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Marion County ends adult prosecution of marijuana possession under 1 ounce

Marion County ends adult prosecution of marijuana possession under 1 ounce

Sierra Hignite | News 8

INDIANAPOLIS (WISH) — Many marijuana possession cases in Marion County will no longer be prosecuted.

Acting Marion County Prosecutor Ryan Mears made the announcement Monday morning.

Mears says his office will no longer prosecute adults on possession cases of less than one ounce when that charge is the only or the most serious charge.

“I have come to this decision as a veteran prosecutor. I have seen the resources devoted to these prosecutions and believe those resources can be used more effectively to promote public safety, ensure justice for victims, and reduce recidivism,” Mears said in a statement. “When faced with the choice between prosecuting this and prosecuting acts of violence, my priority is clear.”

The prosecutor’s office says about 80% of marijuana possession cases in 2019 have been dismissed.

Marion County ends adult prosecution of marijuana possession under 1 ounce

Marion County ends adult prosecution of marijuana possession under 1 ounce

The new policy does not apply to minors, Mears’ statement said.

The announcement of the new policy came as a shock to many.

“I was really surprised [Monday] morning to see that they decided to make that decision, especially here in Indiana,” said local pastor James Carroll, who was on Monument Circle on Monday.

Mears said the announcement may have seemed abrupt, but it had been under consideration even when former Prosecutor Terry Curry was in office.

“This is absolutely something that I felt needed to be changed, but this is not a decision that you make overnight. This is something that we have thought about for a really long time,” Mears said.

Mears said the change is an effort to free up valuable resources and increase public safety.

“I believe that I have a moral responsibility to make sure that everybody is treated fairly under the law, and our review of the evidence indicated that people of color were not treated fairly,” Mears said.

Some people who spoke to News 8 said they thought the decision may be the first step toward a new conversation about legalizing marijuana.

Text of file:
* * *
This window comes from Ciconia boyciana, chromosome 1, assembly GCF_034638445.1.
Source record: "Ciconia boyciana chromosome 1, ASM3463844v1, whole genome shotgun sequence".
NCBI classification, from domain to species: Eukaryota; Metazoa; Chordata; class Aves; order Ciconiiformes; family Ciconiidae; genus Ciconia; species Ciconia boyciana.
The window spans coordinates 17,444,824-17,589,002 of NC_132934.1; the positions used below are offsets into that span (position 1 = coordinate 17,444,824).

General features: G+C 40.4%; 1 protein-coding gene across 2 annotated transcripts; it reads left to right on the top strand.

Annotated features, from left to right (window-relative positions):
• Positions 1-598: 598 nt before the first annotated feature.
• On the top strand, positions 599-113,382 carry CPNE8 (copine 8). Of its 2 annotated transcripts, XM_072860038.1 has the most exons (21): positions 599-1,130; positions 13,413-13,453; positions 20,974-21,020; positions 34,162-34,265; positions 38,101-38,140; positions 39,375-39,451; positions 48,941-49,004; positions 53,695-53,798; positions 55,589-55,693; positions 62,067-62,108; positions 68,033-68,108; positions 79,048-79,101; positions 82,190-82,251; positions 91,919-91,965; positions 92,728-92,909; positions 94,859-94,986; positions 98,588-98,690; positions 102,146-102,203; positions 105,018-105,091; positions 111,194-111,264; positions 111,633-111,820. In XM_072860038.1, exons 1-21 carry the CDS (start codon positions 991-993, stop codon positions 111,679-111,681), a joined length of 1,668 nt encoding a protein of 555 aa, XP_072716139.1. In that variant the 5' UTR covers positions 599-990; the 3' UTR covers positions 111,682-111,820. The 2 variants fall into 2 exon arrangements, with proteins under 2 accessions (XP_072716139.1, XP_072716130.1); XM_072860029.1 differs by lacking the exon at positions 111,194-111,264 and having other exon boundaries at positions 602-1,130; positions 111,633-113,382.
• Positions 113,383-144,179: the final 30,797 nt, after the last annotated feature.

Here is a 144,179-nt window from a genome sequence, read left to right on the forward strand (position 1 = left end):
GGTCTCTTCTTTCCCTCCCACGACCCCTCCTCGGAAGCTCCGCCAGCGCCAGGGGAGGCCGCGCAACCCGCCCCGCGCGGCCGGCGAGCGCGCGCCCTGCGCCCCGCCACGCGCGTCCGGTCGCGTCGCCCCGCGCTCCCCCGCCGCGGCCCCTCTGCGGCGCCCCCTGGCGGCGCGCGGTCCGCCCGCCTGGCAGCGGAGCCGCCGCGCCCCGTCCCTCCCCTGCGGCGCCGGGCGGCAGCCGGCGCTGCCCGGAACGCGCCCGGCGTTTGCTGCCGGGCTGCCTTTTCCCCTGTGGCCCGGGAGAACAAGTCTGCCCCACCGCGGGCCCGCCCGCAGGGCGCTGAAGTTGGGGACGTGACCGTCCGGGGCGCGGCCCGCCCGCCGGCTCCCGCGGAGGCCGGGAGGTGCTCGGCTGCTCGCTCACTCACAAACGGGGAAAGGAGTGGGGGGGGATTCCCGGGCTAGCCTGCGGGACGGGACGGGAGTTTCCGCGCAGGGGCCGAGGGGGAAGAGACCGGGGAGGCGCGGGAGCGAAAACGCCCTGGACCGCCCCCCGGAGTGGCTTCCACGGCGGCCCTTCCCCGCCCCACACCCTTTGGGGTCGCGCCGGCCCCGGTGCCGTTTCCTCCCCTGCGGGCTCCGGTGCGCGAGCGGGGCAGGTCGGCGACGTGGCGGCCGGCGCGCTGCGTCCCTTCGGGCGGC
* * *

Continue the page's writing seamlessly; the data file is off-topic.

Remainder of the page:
“This (marijuana being illegal) is not a law that really helps anyone, and hopefully more cities and more states realize that,” said Kent Rogers, a former Indianapolis resident who was on Monument Circle on Monday.

But the new policy includes a list of important exceptions.

“Number one, if you are consuming it in public, we are still going to prosecute it. If you are drug dealing, if you are dealing marijuana, we are still going to prosecute it. If you are behind the wheel and you are impaired because of marijuana, we are still going to prosecute those types of cases,” Mears said.

Over the course of the last year, Marion County dismissed 81% of its cases related to possession of marijuana.

Mears said no clear connection exists between marijuana possession and violent crime.

“I think that we should really put out focus somewhere else, put our attention and our resources somewhere else because I think that we will be able to help more people that are having other issues,” Carroll said.

Mears said the office will review the 393 pending cases related to possession of marijuana in Marion County and will dismiss any cases that meet the criteria and are protected under the new policy.

He also said he plans to work with people who have been charged in the past with crimes that fall under the new policy to get their charges expunged.

In a statement Monday, the Indianapolis Fraternal Order of Police Lodge No. 86 said officers had been directed “to continue to enforce the laws as proscribed by the State of Indiana”:

“Today we learned of the decision of the Acting Prosecutor to not prosecute misdemeanor violations of  possession of marijuana in Marion County.

Our collective rank and file had no prior indication of this decision and we are trying to ascertain if others within the criminal justice community and city county government were aware of this move beforehand.

Such an across the board decision not only impacts our local community, but has implications for jurisdictions throughout our region and state.

While we recognize and value prosecutorial discretion, our law enforcement officers have significant concerns anytime a single person elects to unilaterally not enforce a state law as a matter of practice or policy.

We are attempting to better understand the basis for this decsion and any potential unintended outcomes. 

In the interim, it is our understanding the IMPD Chief of Police has directed Officers to continue to enforce the laws as proscribed by the State of Indiana and we strongly concur.”

Indianapolis Metropolitan Police Department Chief Bryan Roach released this statement Monday:

“The women and men of the IMPD remain focused on removing violent offenders from our neighborhoods and addressing the root causes of crime in our community. Discussions with our law enforcement partners will continue following today’s announcement to ensure we are doing all we can to build trust with our neighbors and make Indianapolis a safer city.”